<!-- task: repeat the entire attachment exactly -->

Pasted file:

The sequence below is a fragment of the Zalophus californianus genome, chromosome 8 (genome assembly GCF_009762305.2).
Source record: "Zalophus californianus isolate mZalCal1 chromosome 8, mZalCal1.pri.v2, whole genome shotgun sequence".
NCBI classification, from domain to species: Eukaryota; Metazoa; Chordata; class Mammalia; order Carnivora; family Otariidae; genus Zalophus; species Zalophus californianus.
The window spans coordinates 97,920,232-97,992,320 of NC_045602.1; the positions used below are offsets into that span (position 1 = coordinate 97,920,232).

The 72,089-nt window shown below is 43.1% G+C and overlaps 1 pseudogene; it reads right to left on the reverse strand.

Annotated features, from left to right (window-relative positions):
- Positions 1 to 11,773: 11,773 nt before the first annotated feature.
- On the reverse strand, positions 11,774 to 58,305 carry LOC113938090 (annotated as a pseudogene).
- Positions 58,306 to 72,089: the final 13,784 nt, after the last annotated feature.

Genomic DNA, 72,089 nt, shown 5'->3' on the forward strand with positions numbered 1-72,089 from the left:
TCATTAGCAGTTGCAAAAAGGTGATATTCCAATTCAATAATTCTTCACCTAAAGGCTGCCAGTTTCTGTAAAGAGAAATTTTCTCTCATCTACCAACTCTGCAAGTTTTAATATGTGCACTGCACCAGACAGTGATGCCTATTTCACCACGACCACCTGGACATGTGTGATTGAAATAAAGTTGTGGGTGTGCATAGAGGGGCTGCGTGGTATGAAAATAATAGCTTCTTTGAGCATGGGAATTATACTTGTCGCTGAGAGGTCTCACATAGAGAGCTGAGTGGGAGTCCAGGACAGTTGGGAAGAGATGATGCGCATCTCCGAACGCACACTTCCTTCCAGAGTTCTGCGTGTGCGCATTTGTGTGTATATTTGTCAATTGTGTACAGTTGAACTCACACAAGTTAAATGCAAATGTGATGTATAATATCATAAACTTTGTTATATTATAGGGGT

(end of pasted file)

The sequence below is a fragment of the Zalophus californianus genome, chromosome 8 (genome assembly GCF_009762305.2).
Source record: "Zalophus californianus isolate mZalCal1 chromosome 8, mZalCal1.pri.v2, whole genome shotgun sequence".
NCBI classification, from domain to species: Eukaryota; Metazoa; Chordata; class Mammalia; order Carnivora; family Otariidae; genus Zalophus; species Zalophus californianus.
The window spans coordinates 97,920,232-97,992,320 of NC_045602.1; the positions used below are offsets into that span (position 1 = coordinate 97,920,232).

The 72,089-nt window shown below is 43.1% G+C and overlaps 1 pseudogene; it reads right to left on the reverse strand.

Annotated features, from left to right (window-relative positions):
- Positions 1 to 11,773: 11,773 nt before the first annotated feature.
- On the reverse strand, positions 11,774 to 58,305 carry LOC113938090 (annotated as a pseudogene).
- Positions 58,306 to 72,089: the final 13,784 nt, after the last annotated feature.

Genomic DNA, 72,089 nt, shown 5'->3' on the forward strand with positions numbered 1-72,089 from the left:
TCATTAGCAGTTGCAAAAAGGTGATATTCCAATTCAATAATTCTTCACCTAAAGGCTGCCAGTTTCTGTAAAGAGAAATTTTCTCTCATCTACCAACTCTGCAAGTTTTAATATGTGCACTGCACCAGACAGTGATGCCTATTTCACCACGACCACCTGGACATGTGTGATTGAAATAAAGTTGTGGGTGTGCATAGAGGGGCTGCGTGGTATGAAAATAATAGCTTCTTTGAGCATGGGAATTATACTTGTCGCTGAGAGGTCTCACATAGAGAGCTGAGTGGGAGTCCAGGACAGTTGGGAAGAGATGATGCGCATCTCCGAACGCACACTTCCTTCCAGAGTTCTGCGTGTGCGCATTTGTGTGTATATTTGTCAATTGTGTACAGTTGAACTCACACAAGTTAAATGCAAATGTGATGTATAATATCATAAACTTTGTTATATTATAGGGGT